It’s the most anticipated show of the 2017/2018 theatre season: the Canadian première of Hadestown at the Citadel Theatre, following a successful 2016 Off-Broadway run. When Hadestown finishes its run in Edmonton, it goes back to New York, this time for a run on Broadway.
As said in some of the opening lines of the musical, Hadestown is “An old tale from way back when”. Based on Anaïs Mitchell’s 2010 concept album that has now blossomed into a 135-minute musical, Hadestown is a retelling of the tragic ancient love legend of Orpheus and Eurydice.
Set during the Depression to folk and New Orleans-style jazz music, in Hadestown we see Eurydice tempted away from her husband’s love and music (although admittedly empty coffers) by Hades, who promises work, warmth, and food, and Orpheus’ desperate attempt to bring Eurydice back from Hadestown. It’s a Greek myth that you may know the ending of, but part of the enjoyment of seeing Hadestown is knowing the love stories are fleeting and hoping that maybe tonight is the night things turn out differently for the lovers.
From the opening moments of the musical, the onstage band – and especially Audrey Ochoa on trombone – sweeps the audience away to New Orleans, as if we’re attending a Bourbon Street concert, rather than a theatre production in Edmonton. The production plays to this, with its introduction of the musicians at the beginning of the second act in the same style as is done during jazz performances.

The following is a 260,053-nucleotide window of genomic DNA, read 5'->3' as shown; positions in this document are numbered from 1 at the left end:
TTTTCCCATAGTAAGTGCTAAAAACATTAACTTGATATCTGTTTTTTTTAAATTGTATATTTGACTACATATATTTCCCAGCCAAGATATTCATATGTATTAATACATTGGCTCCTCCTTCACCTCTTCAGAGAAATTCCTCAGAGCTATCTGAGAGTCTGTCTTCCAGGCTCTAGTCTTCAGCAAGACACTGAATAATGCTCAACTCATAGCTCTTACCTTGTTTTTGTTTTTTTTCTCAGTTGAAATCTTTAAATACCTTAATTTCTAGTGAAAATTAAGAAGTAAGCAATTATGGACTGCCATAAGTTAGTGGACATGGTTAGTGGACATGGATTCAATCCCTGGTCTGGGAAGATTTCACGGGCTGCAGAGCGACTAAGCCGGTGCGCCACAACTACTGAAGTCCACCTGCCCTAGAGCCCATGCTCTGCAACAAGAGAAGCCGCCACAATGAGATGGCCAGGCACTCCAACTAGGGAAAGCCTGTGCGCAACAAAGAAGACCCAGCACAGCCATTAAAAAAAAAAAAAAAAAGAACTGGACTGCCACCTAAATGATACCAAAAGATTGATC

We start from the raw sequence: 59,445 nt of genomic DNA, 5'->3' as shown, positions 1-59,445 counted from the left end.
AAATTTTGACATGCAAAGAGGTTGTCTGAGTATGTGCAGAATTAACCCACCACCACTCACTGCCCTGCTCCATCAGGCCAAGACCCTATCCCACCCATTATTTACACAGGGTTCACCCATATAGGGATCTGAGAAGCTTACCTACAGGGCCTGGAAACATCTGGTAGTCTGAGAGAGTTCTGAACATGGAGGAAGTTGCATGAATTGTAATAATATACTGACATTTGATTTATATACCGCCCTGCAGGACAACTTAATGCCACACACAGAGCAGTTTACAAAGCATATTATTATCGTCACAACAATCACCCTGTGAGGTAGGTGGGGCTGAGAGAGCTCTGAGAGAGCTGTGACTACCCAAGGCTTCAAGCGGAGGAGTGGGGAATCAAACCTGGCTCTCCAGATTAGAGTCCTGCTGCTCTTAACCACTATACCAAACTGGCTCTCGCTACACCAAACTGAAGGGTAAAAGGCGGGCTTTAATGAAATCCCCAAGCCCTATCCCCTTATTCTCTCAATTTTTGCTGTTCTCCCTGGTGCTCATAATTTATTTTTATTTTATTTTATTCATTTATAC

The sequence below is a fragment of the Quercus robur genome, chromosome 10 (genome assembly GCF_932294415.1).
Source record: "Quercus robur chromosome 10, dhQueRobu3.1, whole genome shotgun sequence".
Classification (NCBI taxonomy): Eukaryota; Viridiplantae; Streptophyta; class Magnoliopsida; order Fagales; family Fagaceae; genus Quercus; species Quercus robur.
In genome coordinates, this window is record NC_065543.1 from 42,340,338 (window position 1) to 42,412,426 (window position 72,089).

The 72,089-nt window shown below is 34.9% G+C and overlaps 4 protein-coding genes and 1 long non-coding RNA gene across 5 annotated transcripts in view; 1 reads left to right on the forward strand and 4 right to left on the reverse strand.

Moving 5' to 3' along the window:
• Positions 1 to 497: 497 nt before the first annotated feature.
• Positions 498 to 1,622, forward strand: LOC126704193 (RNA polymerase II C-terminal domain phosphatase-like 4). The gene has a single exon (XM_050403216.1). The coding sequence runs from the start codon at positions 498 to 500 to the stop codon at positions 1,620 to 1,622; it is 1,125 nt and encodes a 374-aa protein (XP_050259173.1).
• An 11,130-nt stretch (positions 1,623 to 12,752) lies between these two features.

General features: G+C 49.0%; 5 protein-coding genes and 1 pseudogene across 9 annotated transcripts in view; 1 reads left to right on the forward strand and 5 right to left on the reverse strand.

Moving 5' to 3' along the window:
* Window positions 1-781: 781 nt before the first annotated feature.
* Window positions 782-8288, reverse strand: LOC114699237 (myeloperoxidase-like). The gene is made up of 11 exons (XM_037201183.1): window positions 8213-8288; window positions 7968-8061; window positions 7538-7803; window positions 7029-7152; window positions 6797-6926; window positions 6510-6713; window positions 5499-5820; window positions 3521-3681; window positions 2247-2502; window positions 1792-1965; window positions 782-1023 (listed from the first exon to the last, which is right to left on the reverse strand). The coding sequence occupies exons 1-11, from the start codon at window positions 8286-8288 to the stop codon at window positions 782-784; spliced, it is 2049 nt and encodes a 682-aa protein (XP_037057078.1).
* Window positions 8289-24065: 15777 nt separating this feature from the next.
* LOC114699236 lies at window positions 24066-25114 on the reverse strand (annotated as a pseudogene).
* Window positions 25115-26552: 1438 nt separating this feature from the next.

Every member of the 12-person cast is a stunning vocalist and brings such a lively energy to the show that it’s often easy to forget that we know a tragic ending is coming. Our guide and the story’s narrator is Hermes, conductor of souls to the afterlife, played by the charismatic Kingsley Leggs. Persephone, queen of the underworld and patron of spring, is Amber Gray. Amber brings a sense of fun to her role of Persephone, who spends spring and summer above ground, bringing fruit, wine and good times to the peasants before being brought back underground for fall and winter by her husband, Hades.
Having worked together in the 2016 Off-Broadway run of Hadestown, Amber and Patrick Page (in the role of Hades), have the heart-rending chemistry of a couple who were once in love, but now find that they no longer understand one another. I particularly loved the disgust and disbelief Amber brought to the song “Chant“. The vile with which she spits out the line, “In the coldest time of year, why is it so hot down here?” is impressive. Opposite Amber, Patrick Page as Hades is a pretty perfect embodiment of capitalism with his immaculate appearance, a controlled demeanour that gives the impression he is always scheming something, and complete knowledge of the power he holds and how to use it. Patrick’s rendition of “Hey, Little Songbird” is chilling in its portrayal of the vulnerable position poverty (or some other power imbalance) can place someone in, especially when there is someone with loser morals or an unethical agenda ready and waiting to take advantage of this person. This song was hard to watch, especially in a world where sexual assault and harassment is at the forefront of our attention with the #metoo movement.
As the pair of young lovers, T.V. Carpio (Eurydice) and Reeve Carney (Orpheus) are evenly matched opposites. T.V. plays Eurydice as a woman who’s had to be tough to survive and is relentlessly practical. As Orpheus, Reeve Carney wears his heart on his sleeve and is obsessed with his art. The score showcases the vocal range of both actors, with my favourite moments being when T.V. belts out love songs or Reeve’s tenor cuts through the musical’s deeper tones to deliver proclamations of his love for Eurydice.